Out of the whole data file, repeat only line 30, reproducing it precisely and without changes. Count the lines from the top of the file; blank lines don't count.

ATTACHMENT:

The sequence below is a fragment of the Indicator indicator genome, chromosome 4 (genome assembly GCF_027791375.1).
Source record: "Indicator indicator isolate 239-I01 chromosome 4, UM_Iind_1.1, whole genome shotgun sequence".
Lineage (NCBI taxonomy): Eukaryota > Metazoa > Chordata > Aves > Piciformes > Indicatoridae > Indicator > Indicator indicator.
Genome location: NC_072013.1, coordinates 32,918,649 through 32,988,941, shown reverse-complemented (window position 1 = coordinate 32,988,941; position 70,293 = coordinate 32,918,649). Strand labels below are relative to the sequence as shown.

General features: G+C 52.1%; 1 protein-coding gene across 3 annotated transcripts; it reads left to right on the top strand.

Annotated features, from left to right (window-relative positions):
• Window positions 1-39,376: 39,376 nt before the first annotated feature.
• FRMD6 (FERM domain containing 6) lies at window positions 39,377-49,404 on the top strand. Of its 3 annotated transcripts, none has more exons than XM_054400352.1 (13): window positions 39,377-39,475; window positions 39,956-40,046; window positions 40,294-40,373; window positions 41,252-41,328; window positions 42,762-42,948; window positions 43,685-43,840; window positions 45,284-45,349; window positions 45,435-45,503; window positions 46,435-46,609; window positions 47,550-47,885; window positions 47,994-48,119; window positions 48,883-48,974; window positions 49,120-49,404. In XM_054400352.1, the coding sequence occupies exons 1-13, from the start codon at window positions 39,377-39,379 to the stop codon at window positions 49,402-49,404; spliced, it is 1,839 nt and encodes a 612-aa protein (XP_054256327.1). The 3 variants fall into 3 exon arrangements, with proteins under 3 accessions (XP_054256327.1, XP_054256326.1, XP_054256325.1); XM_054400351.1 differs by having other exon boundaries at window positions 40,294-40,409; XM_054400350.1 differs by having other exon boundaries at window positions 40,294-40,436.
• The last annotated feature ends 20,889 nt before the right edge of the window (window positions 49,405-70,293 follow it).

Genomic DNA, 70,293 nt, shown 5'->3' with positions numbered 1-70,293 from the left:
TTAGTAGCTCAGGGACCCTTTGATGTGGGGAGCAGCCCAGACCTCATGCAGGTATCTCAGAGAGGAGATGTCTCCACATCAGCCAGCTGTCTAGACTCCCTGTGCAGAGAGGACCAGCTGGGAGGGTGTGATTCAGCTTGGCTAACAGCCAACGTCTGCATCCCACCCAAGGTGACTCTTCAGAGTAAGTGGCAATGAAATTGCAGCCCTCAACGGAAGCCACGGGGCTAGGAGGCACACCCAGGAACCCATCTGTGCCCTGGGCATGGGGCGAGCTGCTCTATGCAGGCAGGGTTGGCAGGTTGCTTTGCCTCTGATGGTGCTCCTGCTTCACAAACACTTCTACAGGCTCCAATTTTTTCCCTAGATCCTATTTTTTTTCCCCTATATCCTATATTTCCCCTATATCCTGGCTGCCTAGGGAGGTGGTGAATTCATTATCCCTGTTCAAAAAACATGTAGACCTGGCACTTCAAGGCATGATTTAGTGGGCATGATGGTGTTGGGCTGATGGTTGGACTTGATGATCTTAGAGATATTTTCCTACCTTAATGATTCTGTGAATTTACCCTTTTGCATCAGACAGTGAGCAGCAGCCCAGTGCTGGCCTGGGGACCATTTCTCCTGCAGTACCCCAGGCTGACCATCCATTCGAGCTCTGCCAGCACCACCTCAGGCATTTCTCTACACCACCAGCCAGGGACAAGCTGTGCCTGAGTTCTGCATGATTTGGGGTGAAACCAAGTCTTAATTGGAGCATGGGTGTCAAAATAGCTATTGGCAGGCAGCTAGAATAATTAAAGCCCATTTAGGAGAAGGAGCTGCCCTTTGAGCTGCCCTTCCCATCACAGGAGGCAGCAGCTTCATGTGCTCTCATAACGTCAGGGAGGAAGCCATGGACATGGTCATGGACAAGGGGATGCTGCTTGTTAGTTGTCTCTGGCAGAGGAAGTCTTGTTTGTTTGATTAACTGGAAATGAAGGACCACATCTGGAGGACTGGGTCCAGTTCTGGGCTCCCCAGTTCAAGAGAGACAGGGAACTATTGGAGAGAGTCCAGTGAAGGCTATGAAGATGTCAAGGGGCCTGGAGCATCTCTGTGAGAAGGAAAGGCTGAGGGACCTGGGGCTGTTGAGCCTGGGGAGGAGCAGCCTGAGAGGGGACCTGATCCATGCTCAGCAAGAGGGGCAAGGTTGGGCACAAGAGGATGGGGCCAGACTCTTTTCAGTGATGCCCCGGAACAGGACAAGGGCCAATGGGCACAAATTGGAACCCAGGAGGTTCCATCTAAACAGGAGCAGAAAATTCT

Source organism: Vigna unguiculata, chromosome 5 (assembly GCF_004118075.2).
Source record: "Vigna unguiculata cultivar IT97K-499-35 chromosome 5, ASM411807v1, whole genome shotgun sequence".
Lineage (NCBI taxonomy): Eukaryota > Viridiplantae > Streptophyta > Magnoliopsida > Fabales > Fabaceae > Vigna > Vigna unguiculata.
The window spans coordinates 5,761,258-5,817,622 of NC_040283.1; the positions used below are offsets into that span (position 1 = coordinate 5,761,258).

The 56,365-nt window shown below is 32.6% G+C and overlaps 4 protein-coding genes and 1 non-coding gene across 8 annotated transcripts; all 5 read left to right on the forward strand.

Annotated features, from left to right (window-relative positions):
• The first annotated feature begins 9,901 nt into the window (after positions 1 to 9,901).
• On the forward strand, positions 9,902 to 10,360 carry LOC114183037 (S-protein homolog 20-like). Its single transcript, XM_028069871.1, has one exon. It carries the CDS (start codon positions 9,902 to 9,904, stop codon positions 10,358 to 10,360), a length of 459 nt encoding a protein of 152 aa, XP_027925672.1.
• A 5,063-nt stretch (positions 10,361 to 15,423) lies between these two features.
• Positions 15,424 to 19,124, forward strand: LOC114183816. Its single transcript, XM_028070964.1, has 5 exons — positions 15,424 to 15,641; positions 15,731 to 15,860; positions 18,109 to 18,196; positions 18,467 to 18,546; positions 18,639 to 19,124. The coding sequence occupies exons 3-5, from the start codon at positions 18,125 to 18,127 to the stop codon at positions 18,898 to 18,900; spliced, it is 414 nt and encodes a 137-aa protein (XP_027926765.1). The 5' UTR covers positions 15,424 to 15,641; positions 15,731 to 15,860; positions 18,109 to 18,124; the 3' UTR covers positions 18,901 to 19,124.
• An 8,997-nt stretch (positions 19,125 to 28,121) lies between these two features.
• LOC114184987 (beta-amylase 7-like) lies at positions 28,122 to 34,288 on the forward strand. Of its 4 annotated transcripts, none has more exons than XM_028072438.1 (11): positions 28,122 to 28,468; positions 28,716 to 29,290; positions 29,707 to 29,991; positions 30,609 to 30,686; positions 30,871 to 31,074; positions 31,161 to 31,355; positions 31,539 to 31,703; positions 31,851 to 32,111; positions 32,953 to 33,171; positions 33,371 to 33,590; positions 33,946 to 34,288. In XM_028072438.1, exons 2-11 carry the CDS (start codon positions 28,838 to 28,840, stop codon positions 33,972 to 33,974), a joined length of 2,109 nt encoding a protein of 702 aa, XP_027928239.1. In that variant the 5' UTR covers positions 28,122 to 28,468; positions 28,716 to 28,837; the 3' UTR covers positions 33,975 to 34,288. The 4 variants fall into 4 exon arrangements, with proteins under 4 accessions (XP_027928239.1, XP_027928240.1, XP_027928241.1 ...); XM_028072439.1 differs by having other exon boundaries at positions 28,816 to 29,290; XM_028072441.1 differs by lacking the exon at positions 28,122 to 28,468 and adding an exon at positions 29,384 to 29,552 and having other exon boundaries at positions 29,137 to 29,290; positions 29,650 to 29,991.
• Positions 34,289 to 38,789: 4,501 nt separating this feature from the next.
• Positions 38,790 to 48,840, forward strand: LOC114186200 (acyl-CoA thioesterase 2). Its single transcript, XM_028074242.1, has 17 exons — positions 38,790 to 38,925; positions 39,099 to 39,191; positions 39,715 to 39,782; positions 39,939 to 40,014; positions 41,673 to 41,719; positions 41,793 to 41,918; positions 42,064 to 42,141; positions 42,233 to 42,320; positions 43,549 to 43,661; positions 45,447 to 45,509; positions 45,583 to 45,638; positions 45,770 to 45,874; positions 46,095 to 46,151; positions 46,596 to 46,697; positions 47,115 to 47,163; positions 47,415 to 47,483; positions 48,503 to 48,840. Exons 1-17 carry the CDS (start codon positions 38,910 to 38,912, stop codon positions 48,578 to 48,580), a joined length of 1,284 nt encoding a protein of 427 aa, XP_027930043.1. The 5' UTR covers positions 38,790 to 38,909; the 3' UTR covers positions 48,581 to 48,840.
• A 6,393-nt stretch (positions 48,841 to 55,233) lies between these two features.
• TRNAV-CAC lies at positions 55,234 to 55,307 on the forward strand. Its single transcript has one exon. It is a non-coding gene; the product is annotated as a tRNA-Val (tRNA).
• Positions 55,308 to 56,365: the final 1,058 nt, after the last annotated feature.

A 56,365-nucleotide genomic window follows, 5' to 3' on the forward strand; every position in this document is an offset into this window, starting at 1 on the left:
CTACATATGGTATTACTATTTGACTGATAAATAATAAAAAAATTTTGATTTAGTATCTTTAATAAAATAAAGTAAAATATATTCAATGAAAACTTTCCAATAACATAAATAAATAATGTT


CTACATATGGTATTACTATTTGACTGATAAATAATAAAAAAATTTTGATTTAGTATCTTTAATAAAATAAAGTAAAATATATTCAATGAAAACTTTCCAATAACATAAATAAATAATGTT